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Bithiah, Pharoah and baby Moshe


Rabbi Ari Shvat

Dear Rabbi, I was wondering if you are able to shed light on the following question i had. When Bithiah brought baby Moshe into the place, are we informed where Pharoah thought the child came from? I am assuming he did not think it was her actual son. Also, did Pharoah ever suspect the child might be Jewish?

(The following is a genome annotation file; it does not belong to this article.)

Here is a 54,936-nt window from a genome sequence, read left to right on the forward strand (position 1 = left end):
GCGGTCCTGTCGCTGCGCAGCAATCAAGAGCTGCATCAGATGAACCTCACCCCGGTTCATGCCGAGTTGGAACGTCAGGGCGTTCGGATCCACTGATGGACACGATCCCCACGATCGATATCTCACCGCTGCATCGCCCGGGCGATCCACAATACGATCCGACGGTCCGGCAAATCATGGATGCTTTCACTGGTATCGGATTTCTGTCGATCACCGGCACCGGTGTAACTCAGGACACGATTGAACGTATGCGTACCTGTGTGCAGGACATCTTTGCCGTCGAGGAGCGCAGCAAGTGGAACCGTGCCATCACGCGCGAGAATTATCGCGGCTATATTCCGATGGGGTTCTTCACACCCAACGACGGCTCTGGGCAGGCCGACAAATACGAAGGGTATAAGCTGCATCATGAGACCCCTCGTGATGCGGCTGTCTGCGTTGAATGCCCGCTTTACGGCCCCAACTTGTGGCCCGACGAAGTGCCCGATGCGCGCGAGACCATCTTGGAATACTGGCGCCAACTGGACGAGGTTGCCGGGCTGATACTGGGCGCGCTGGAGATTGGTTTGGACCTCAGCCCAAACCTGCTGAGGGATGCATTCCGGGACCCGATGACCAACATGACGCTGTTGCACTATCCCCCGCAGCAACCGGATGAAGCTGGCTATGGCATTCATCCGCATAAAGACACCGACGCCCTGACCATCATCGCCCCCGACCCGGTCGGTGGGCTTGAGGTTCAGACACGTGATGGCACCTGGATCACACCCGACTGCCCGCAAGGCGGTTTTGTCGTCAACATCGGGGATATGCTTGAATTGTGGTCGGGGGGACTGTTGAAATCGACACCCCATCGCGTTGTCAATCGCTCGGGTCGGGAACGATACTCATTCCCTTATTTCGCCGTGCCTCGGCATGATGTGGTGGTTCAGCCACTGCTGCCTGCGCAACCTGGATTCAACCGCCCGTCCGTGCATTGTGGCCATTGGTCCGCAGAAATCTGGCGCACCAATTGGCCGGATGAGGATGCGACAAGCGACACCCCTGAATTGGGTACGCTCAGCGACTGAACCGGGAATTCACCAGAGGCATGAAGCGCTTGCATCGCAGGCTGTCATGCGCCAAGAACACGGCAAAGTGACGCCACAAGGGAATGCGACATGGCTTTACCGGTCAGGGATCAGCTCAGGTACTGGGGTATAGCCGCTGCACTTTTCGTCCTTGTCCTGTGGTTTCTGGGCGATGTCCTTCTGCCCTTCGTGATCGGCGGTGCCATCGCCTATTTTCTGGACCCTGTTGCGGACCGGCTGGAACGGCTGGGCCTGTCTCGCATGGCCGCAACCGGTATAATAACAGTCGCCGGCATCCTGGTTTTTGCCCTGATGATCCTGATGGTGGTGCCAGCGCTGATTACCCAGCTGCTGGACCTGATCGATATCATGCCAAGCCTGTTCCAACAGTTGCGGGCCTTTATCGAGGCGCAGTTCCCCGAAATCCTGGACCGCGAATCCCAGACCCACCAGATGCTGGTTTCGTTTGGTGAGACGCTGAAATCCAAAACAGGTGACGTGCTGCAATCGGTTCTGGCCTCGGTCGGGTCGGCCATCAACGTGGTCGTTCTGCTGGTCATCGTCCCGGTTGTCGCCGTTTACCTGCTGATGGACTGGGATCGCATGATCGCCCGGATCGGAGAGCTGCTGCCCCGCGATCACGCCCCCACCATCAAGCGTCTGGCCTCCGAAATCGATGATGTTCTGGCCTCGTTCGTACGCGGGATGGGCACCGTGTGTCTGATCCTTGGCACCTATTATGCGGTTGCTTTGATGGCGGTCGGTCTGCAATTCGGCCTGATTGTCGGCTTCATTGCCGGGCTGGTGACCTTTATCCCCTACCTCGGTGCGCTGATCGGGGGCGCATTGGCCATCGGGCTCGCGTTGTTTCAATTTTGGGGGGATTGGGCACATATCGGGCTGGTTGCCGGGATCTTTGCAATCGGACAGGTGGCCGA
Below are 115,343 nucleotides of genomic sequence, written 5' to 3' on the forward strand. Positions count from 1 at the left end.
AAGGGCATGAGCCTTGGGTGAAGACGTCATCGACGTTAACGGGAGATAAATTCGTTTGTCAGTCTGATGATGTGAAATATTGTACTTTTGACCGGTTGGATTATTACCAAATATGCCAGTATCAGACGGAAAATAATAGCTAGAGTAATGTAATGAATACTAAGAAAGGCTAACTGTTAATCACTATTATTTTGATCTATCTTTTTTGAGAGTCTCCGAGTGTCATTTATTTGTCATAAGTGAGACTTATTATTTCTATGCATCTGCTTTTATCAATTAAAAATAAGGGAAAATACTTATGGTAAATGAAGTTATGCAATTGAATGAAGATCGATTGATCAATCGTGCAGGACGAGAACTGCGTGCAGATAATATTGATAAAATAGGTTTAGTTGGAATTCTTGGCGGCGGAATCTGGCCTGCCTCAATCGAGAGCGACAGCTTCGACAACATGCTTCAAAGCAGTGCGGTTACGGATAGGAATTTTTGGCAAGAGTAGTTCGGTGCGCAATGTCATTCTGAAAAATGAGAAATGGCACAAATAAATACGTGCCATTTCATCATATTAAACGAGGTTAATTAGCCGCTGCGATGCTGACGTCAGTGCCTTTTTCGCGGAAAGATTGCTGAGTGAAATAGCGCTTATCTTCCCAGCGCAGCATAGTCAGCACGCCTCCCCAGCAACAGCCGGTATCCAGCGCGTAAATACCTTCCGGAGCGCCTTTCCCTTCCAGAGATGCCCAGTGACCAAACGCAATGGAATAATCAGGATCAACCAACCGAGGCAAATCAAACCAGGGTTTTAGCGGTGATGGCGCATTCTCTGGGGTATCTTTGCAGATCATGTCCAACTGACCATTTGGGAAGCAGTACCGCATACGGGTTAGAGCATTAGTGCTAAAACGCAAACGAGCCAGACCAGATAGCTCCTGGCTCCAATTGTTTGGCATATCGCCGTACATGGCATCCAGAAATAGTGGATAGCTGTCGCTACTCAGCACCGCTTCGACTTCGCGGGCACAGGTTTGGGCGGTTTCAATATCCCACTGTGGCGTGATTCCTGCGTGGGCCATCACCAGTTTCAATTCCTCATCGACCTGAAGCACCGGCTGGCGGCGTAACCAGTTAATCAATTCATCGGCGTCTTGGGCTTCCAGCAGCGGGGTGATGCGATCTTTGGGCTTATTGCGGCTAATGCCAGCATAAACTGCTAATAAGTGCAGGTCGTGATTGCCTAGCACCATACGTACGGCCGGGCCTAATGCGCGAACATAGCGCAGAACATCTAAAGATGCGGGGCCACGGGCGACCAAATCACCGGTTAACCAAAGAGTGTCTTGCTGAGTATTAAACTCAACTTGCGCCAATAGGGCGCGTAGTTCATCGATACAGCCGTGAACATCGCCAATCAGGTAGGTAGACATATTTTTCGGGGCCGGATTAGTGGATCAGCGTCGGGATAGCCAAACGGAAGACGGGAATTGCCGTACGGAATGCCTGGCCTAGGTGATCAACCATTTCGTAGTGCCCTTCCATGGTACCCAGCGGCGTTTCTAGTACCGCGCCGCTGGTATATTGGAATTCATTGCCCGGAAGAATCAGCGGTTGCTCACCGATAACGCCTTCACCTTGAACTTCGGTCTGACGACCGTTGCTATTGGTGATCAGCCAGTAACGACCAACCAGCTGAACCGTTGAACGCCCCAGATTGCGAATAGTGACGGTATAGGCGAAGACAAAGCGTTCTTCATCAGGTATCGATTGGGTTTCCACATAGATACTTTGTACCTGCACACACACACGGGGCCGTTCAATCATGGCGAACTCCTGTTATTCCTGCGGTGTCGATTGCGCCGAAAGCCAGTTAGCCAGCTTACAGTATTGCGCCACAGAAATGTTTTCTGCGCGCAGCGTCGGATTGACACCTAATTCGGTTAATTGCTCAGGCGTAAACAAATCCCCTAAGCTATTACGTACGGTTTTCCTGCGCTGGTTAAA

We are told that Pharaoh’s daughter (!), realizes that the baby Moshe is a Hebrew, probably because she found him in the water (where a Jewish boy was meant to be), a fact that may have been hidden from her father. He may have also been dressed in Hebrew garb, which also could have been easily changed when she brought him home. Additionally, she may have noticed the infant’s Semitic background because his skin was probably light-brown, rather than the common black or dark-brown of the ancient Egyptians, so his lineage should have been apparent. Nevertheless, it’s not uncommon for a Yemenite Jew to be very dark brown and many babies don’t have hair, so maybe her father didn’t realize the baby’s genetic background. Similarly, it’s written that he was returned from the Hebrews to Pharaoh’s daughter only when he grew up (2, 10), so maybe Pharaoh thought he was a slave-boy, without realizing that his infancy was “illegal”. Although it’s difficult to identify which midrashim are meant to be taken literally as historically accurate, we find there several allusions which may also help answer your questions. Shmot Rabba 1, 20, explains at his birth, “and she (his mother) saw that he was good”, that he was born circumcised (which isn’t as uncommon as it may sound) and others explain it to mean that Moshe had a certain glow or was particularly cute. The former midrash may explain how he might have passed (in Pharaoh’s eyes) as an Egyptian, for his circumcision looked natural with no Jewish/human intervention. The latter midrash may explain another midrash which states that Pharaoh enjoyed playing, kissing and hugging Moshe, for he looked special. The midrash adds there that Pharaoh’s daughter would not take Moshe outside of the king’s palace, which may have enabled them to keep this cute “mascot” secret and away from common knowledge. On the other hand, I do not recall any allusion or even hint in the Torah to Pharaoh having any previous acquaintance with Moshe before Moshe’s return at the age of 83. In short, we don’t know for sure, and there are several possibilities.
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